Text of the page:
Critics of privatization claim that it’s “too risky” to place such activities in the hands of the private sector. Canada’s success undermines that argument. In fact, air traffic control is far too important for such government mismanagement and should therefore be privatized. In doing so, policymakers should look to our neighbors to the north as a model for how to get the job done right.

See this Cato essay for more on airports and air traffic control.

Air Traffic Control Troubles

A computer glitch in the Federal Aviation Administration’s national air traffic control system caused delays and cancelations last Thursday. A spokesperson for the air traffic control employees union called it a “nightmare.” Sen. Charles Schumer (D-NY) said the nation’s ATC system is “in shambles” and called for more “resources, manpower, and technology” for the FAA.

The FAA is already trying to implement a $35 billion overhaul of the nation’s air traffic control system that would replace old-fashioned radar technology with modern satellite-based GPS navigation. As I blogged last month, the FAA tried to deploy the new computer system at the first of twenty regional facilities, but the system misidentified an airliner and was shut down. This failure wasn’t surprising considering the FAA’s decades of mismanagement.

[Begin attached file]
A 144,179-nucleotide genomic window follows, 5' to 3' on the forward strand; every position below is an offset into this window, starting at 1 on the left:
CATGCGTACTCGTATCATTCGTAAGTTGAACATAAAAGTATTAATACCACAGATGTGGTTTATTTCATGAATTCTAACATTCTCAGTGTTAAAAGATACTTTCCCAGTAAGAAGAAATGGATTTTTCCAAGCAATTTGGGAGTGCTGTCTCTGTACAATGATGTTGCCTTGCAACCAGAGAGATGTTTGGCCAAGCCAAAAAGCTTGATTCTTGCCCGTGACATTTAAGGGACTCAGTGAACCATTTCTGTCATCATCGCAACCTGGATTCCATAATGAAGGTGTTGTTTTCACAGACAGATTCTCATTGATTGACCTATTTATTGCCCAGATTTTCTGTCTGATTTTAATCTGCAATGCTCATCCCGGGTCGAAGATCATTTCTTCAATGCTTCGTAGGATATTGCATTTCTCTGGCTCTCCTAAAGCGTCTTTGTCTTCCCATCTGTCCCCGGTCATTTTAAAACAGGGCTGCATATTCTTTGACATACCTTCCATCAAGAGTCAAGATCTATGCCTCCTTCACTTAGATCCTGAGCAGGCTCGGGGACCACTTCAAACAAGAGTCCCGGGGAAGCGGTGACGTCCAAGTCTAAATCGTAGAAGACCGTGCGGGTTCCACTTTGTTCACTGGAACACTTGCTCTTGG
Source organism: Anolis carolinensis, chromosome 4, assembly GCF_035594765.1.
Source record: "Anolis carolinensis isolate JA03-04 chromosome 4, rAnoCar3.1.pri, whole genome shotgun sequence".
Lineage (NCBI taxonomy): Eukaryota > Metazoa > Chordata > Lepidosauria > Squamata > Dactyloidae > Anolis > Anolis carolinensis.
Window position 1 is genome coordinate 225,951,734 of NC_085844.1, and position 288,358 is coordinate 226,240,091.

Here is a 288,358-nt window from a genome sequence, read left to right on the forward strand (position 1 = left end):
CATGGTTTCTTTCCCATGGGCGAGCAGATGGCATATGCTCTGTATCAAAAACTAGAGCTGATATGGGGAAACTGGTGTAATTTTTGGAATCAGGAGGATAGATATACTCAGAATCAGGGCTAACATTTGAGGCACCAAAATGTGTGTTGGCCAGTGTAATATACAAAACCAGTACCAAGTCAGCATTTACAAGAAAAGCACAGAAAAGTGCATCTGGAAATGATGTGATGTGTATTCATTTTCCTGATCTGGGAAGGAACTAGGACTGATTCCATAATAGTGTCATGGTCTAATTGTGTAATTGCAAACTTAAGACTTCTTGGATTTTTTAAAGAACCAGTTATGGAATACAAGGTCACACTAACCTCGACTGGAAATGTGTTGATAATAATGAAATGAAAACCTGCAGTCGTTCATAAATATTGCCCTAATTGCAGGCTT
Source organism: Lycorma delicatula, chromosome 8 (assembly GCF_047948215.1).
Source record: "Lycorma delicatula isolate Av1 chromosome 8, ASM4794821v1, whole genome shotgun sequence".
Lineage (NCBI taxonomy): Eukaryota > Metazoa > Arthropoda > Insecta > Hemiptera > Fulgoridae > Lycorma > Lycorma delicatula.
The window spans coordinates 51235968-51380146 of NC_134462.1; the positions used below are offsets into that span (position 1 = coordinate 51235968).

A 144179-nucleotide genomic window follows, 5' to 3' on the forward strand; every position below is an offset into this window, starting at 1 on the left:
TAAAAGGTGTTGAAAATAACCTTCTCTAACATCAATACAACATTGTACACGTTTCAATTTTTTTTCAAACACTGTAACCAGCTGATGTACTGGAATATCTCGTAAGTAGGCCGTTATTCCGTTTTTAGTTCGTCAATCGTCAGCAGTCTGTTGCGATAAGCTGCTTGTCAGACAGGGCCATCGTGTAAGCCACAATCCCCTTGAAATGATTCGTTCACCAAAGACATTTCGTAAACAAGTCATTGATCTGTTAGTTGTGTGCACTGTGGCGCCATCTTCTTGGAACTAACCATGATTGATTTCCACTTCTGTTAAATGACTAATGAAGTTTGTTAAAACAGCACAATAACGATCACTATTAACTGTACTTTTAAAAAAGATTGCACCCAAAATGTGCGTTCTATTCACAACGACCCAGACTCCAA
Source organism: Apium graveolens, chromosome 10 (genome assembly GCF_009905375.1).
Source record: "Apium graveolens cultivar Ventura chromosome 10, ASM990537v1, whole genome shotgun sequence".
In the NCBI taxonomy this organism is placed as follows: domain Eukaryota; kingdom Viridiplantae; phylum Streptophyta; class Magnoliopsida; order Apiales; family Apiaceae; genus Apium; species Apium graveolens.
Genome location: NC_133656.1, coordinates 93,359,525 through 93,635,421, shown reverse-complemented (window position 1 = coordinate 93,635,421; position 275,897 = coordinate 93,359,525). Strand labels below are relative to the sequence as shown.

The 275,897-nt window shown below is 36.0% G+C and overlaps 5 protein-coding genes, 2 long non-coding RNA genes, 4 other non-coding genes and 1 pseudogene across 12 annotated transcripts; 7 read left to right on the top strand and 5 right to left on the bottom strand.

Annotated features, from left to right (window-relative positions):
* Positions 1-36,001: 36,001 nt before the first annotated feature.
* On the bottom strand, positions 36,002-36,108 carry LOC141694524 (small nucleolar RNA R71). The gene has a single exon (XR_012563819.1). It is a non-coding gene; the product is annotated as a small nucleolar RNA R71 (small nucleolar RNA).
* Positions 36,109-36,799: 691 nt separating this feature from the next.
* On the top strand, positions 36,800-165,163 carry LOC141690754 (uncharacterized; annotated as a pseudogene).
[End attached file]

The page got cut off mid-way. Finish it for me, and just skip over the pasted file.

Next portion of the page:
This week Reason TV released an excellent video on the nation’s air traffic control system, which can be viewed here. The video effectively illustrates broader, more fundamental problems with the way the government operates. For instance, the FAA needs to upgrade is ATC systems, members of Congress spend millions of taxpayer dollars on seldom-used airports in their district.